Occasionally, well into a Chapter 13 payment plan bankruptcy, a client runs into financial trouble again. Whether due to poor budgeting, mismanagement of resources, an unexpected medical or repair expense, or the loss of a job, ongoing and regular Chapter 13 plan payments cannot be made, sometimes for months. While payments need to be made in a Chapter 13 case, there is some leeway for an interruption, but typically they can be excused retroactively as opposed to an indeterminate time in the future. For example, if you know you'll be off work, but you do not know for how long, that is not something that your current Chapter 13 can address. But if you're at the end of a layoff period in which you haven't earned any income, we can typically excuse those missed payments and tack them onto the remainder of your plan. Timing is important here; not only for the period of missed payments (which cannot exceed 3 months lest the trustee filed a motion to dismiss your case) but for the resumption of payments and the remainder of the plan. For instance, cramming 3 missed payments into one final month will be more costly than over 40 more months of payments, as one is not permitted to extend the plan period beyond me 60 months.
There are a number of issues to address with a Chapter 13 plan payment delinquency. First, would it be best to allow the case to be dismissed to address vehicle or house payments which are behind? If there's a pending motion for relief from stay, or or the car/house creditor has not been paid for a long time, one may wish to restart the entire process because doing otherwise may keep you in a case without the main reason you filed: to protect your home or car. Second, is the payment increase necessary to keep your case alive even possible for you to make? If not, you may wish to file a new case. Third, is your income sporadic/ based on self-employment, or a is it received from a full time, more stable position? The former is more difficult to use to support payments and a realistic plan going forward.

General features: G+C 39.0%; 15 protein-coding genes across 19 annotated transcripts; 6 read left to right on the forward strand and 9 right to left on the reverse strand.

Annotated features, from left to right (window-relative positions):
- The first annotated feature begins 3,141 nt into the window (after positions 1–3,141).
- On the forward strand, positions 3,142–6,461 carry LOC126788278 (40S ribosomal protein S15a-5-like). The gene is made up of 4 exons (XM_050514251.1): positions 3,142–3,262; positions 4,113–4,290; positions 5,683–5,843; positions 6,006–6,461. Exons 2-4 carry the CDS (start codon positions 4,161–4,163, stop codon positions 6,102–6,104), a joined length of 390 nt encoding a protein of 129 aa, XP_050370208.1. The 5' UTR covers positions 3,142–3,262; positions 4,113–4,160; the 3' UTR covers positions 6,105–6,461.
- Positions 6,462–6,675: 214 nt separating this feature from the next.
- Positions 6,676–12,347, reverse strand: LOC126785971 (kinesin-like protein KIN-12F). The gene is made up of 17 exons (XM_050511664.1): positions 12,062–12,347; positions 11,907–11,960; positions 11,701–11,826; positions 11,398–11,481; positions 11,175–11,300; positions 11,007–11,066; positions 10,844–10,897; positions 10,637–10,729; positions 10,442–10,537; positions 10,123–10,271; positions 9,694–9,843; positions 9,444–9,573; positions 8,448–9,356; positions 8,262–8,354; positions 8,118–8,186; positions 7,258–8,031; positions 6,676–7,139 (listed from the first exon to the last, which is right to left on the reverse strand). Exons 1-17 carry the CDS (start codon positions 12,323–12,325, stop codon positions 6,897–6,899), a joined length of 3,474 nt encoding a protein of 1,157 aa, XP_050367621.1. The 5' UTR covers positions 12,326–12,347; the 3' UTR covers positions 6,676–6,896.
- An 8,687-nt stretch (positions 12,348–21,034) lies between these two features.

Finally, many Chapter 13 participants have unrealistic expectations of what it is supposed to do. After not making payments for many months due to job loss, and unable to make payments in the foreseeable future, many clients will say 'but I thought Chapter 13 was supposed to help people'. The answer is that it DOES help people. But there are limitations. You cannot be in a Chapter 13 without regular, ongoing income, and without the ability to make payments. No amount of personal interpretation of 'help' will change that. But assuming you can make the required payments, Chapter 13 can (a) save your home (b) save your car (c) restore utilities at the time of filing (d) pay as little as zero to unsecured creditors (e) resolve tax debts (f) keep student loan creditors from collecting from you (although interest will accrue on the loans while you're in the Chapter 13 (g) keep collectors from harassing you to the extent you owed them prior to filing. If you have any other questions, feel free to contact us here.
Hi! I'm American Board of Certification board-certified attorney Jesse Sweeney. I've been practicing bankruptcy for over 16 years and I thought this would be a great way to give you some insight into the process in a way that you can understand, without all the lawyer-speak that can make things confusing. Let me know if you have questions!